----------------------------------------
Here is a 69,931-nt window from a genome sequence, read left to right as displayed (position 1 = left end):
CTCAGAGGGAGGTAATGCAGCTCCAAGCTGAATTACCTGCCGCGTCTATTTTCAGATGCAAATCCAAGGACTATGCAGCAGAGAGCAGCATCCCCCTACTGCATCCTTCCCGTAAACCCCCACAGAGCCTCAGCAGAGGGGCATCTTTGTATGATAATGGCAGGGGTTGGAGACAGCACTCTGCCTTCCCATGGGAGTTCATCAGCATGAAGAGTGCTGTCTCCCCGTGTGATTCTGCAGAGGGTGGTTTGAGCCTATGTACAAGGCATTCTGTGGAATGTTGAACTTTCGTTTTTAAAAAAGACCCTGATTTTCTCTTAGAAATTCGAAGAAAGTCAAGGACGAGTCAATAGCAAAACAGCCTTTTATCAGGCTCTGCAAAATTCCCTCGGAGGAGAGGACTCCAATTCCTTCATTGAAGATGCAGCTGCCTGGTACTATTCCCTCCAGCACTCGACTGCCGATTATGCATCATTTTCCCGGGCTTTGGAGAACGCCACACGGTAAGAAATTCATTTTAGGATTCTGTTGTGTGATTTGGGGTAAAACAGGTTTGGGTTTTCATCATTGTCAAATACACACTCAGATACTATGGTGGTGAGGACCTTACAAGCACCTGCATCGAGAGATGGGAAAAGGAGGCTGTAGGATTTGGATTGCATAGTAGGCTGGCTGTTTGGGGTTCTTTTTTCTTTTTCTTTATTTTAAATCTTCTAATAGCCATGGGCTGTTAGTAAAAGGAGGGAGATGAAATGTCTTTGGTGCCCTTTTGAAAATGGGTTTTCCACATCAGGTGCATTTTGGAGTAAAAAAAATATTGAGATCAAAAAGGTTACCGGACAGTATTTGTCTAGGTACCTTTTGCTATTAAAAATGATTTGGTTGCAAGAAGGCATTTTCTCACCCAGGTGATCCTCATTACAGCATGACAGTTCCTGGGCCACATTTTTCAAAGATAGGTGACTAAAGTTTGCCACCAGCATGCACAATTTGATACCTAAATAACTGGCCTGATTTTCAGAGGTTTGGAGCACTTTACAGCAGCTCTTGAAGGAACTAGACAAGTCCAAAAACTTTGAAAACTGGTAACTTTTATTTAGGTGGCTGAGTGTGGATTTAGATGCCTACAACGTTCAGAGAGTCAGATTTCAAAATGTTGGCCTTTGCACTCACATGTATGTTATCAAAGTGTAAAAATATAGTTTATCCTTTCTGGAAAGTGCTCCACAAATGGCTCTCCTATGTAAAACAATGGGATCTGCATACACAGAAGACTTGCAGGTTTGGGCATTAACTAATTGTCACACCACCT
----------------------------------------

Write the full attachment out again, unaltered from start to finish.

Here is a 69,931-nt window from a genome sequence, read left to right as displayed (position 1 = left end):
CTCAGAGGGAGGTAATGCAGCTCCAAGCTGAATTACCTGCCGCGTCTATTTTCAGATGCAAATCCAAGGACTATGCAGCAGAGAGCAGCATCCCCCTACTGCATCCTTCCCGTAAACCCCCACAGAGCCTCAGCAGAGGGGCATCTTTGTATGATAATGGCAGGGGTTGGAGACAGCACTCTGCCTTCCCATGGGAGTTCATCAGCATGAAGAGTGCTGTCTCCCCGTGTGATTCTGCAGAGGGTGGTTTGAGCCTATGTACAAGGCATTCTGTGGAATGTTGAACTTTCGTTTTTAAAAAAGACCCTGATTTTCTCTTAGAAATTCGAAGAAAGTCAAGGACGAGTCAATAGCAAAACAGCCTTTTATCAGGCTCTGCAAAATTCCCTCGGAGGAGAGGACTCCAATTCCTTCATTGAAGATGCAGCTGCCTGGTACTATTCCCTCCAGCACTCGACTGCCGATTATGCATCATTTTCCCGGGCTTTGGAGAACGCCACACGGTAAGAAATTCATTTTAGGATTCTGTTGTGTGATTTGGGGTAAAACAGGTTTGGGTTTTCATCATTGTCAAATACACACTCAGATACTATGGTGGTGAGGACCTTACAAGCACCTGCATCGAGAGATGGGAAAAGGAGGCTGTAGGATTTGGATTGCATAGTAGGCTGGCTGTTTGGGGTTCTTTTTTCTTTTTCTTTATTTTAAATCTTCTAATAGCCATGGGCTGTTAGTAAAAGGAGGGAGATGAAATGTCTTTGGTGCCCTTTTGAAAATGGGTTTTCCACATCAGGTGCATTTTGGAGTAAAAAAAATATTGAGATCAAAAAGGTTACCGGACAGTATTTGTCTAGGTACCTTTTGCTATTAAAAATGATTTGGTTGCAAGAAGGCATTTTCTCACCCAGGTGATCCTCATTACAGCATGACAGTTCCTGGGCCACATTTTTCAAAGATAGGTGACTAAAGTTTGCCACCAGCATGCACAATTTGATACCTAAATAACTGGCCTGATTTTCAGAGGTTTGGAGCACTTTACAGCAGCTCTTGAAGGAACTAGACAAGTCCAAAAACTTTGAAAACTGGTAACTTTTATTTAGGTGGCTGAGTGTGGATTTAGATGCCTACAACGTTCAGAGAGTCAGATTTCAAAATGTTGGCCTTTGCACTCACATGTATGTTATCAAAGTGTAAAAATATAGTTTATCCTTTCTGGAAAGTGCTCCACAAATGGCTCTCCTATGTAAAACAATGGGATCTGCATACACAGAAGACTTGCAGGTTTGGGCATTAACTAATTGTCACACCACCT